Advertisement
Home #Hwoodtimes A Conversation With the Queen of Bluegrass, Rhonda Vincent

A Conversation With the Queen of Bluegrass, Rhonda Vincent

By:  Judy Shields

Rancho Cucamonga, California (The Hollywood Times) 02/12/2021 – “It was the longest time in history that someone was invited to join the Opry, which I was invited on February 28, 2020 and the induction was not until February 6, 2021.”  Rhonda Vincent, Queen of Bluegrass told The Hollywood Times during a telephone call.

Advertisement

Vincent was invited to join the Opry in February 2020 and was set to be inducted by Opry long-time member Jeannie Seely on March 24, 2020, prior to the pandemic.  So she was formally inducted as a member of the Grand Ole Opry last Saturday night by Opry member Dierks Bentley.

Rhonda Performs Merle Haggard’s “Momma Tried” with Dierks Bentley

The Hollywood Times had the great privilege to have a conversation with Rhonda Vincent about her induction ceremony.

Advertisement

Enjoy the conversation here:

 

Rhonda Vincent becoming a Grand Ole Opry Member

Rhonda joked as she received her award and stepped up to the microphone, saying “It’s been 343 days, seven hours, three minutes and five seconds.”  Of how many days it had been since her Opry invitation. “This is a night I will never forget and will cherish the rest of my life.  I am proof that dreams really do come true.”

About Rhonda Vincent:
The Grammy-winning Queen of Bluegrass Rhonda Vincent began her professional music career at the age of five, singing with her family’s band, the Sally Mountain Show. She picked up the mandolin at eight and the fiddle at twelve, performing with the family band at festivals on weekends. Rhonda struck out on her own, singing with the Grand Ole Opry’s Jim Ed Brown. Her opportunity eventually led to a deal with Rebel Records. Her work caught the attention of Giant Nashville’s president, James Stroud, who signed Vincent to record two contemporary country albums. After Giant, she signed with Rounder Records where her passion for traditional bluegrass music flourished. With the release of her debut album “Back Home Again,” “The Wall Street Journal” crowned Rhonda Vincent the New Queen of Bluegrass.

Advertisement

She’s a multi-award winner, with a Grammy for Best Bluegrass Album (2017), Entertainer of the Year (2001), Song of the Year (2004), and an unprecedented 7 consecutive Female Vocalist of the Year awards from the International Bluegrass Music Association (2000 – 2006). Her powerful vocal style transcends the boundaries of bluegrass music, as evidenced in her collaboration with Dolly Parton on the Elton John / Bernie Taupin Tribute Project “Restoration” 2018. Rhonda Vincent’s lifelong dream came true when she was invited to be a member of the Grand Ole Opry on February 28, 2020.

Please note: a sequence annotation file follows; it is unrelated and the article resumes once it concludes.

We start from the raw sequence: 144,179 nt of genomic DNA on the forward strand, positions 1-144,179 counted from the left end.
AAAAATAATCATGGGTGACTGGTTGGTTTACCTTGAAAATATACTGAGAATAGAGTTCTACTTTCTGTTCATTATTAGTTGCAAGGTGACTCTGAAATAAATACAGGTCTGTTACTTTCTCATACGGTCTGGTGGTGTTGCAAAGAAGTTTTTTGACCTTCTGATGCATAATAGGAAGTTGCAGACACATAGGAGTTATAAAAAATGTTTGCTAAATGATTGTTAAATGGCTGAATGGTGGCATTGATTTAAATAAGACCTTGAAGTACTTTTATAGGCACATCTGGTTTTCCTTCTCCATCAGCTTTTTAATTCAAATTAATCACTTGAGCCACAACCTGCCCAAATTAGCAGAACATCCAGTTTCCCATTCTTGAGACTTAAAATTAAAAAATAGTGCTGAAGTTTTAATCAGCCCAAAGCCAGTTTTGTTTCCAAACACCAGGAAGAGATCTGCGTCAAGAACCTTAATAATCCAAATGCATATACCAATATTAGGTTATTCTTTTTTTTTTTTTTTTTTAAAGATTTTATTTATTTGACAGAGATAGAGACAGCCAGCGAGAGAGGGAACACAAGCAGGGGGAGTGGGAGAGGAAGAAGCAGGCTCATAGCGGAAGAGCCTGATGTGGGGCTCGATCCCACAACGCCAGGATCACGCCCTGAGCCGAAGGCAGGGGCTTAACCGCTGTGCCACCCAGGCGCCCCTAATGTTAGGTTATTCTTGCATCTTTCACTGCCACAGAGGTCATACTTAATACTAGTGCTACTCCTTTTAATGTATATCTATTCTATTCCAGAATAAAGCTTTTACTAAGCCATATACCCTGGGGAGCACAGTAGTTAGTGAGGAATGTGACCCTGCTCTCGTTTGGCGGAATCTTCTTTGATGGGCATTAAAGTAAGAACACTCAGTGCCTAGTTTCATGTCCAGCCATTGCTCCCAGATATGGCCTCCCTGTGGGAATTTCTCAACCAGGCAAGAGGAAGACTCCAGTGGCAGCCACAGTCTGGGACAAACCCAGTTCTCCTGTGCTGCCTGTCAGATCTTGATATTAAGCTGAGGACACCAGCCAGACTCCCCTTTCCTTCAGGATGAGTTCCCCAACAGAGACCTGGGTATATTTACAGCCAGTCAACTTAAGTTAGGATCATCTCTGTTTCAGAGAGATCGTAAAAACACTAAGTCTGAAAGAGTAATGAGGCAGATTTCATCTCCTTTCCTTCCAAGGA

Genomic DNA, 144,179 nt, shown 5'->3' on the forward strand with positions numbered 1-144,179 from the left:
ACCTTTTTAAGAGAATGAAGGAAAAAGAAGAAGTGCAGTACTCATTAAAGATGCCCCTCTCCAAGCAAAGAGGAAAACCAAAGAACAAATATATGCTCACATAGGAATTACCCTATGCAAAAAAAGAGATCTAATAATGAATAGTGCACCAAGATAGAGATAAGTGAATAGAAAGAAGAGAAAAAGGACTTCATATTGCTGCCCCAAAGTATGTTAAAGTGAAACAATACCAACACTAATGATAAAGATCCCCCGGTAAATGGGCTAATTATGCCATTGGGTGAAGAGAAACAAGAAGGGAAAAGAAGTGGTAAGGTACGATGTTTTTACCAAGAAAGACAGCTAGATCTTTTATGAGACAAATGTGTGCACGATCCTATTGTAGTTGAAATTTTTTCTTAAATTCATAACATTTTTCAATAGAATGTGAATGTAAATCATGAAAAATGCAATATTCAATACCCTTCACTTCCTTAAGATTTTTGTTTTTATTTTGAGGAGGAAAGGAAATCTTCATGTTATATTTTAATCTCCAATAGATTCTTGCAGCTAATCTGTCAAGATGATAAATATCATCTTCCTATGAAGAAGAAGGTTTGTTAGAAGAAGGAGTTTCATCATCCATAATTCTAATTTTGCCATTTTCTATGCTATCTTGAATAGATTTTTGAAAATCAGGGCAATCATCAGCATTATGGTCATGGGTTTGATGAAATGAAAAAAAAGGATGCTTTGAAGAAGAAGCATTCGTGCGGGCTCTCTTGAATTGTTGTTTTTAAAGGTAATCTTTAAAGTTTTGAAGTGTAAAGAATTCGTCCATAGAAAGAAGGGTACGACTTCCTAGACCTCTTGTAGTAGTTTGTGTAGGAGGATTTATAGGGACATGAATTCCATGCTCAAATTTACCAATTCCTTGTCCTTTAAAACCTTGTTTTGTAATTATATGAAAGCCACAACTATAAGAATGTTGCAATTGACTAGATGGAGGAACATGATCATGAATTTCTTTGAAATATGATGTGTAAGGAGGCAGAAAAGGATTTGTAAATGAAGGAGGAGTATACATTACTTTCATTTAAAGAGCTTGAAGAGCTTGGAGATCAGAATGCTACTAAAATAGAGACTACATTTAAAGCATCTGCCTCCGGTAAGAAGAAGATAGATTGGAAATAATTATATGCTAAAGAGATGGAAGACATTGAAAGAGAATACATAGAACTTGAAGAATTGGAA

Advertisement

www.rhondavincent.com
www.facebook.com/rhondavincentofficial

Instagram @rhondavincent
Twitter @rhondavincent13

Advertisement

About The Grand Ole Opry:
Opry presents the best in country music live every week from Nashville, Tenn. The Opry can be heard at  opry.com  and wsmonline.com, Opry and WSM mobile apps, SiriusXM, and its flagship home, 650 AM-WSM. The Grand Ole Opry is owned by Ryman Hospitality Properties (NYSE: RHP). For more information, visit opry.com.

 

The Opry Member Gallery located at the artists’ entrance to the Grand Ole Opry House recognizes the more than 200 artists and groups who are either current members of the Opry cast or have been Opry members at some point in the show’s rich past. The gallery begins with the Opry’s very first featured performer, Uncle Jimmy Thompson, and continues chronologically with names of such past members as Ernest Tubb, Red Foley, Hank Williams, Porter Wagoner, Patsy Cline, and Tammy Wynette. While the plaques end with the Opry’s most recent inductee, there are plenty of spots for new members to be added, of course. Blake Shelton started a new Opry tradition in October 2010 when after his formal Opry induction he took it upon himself to personally add his name to the area.  Every new member since then has followed Shelton’s example, including Keith Urban, who made use of a pocket knife Marty Stuart had given him earlier that night to affix his plaque to the gallery.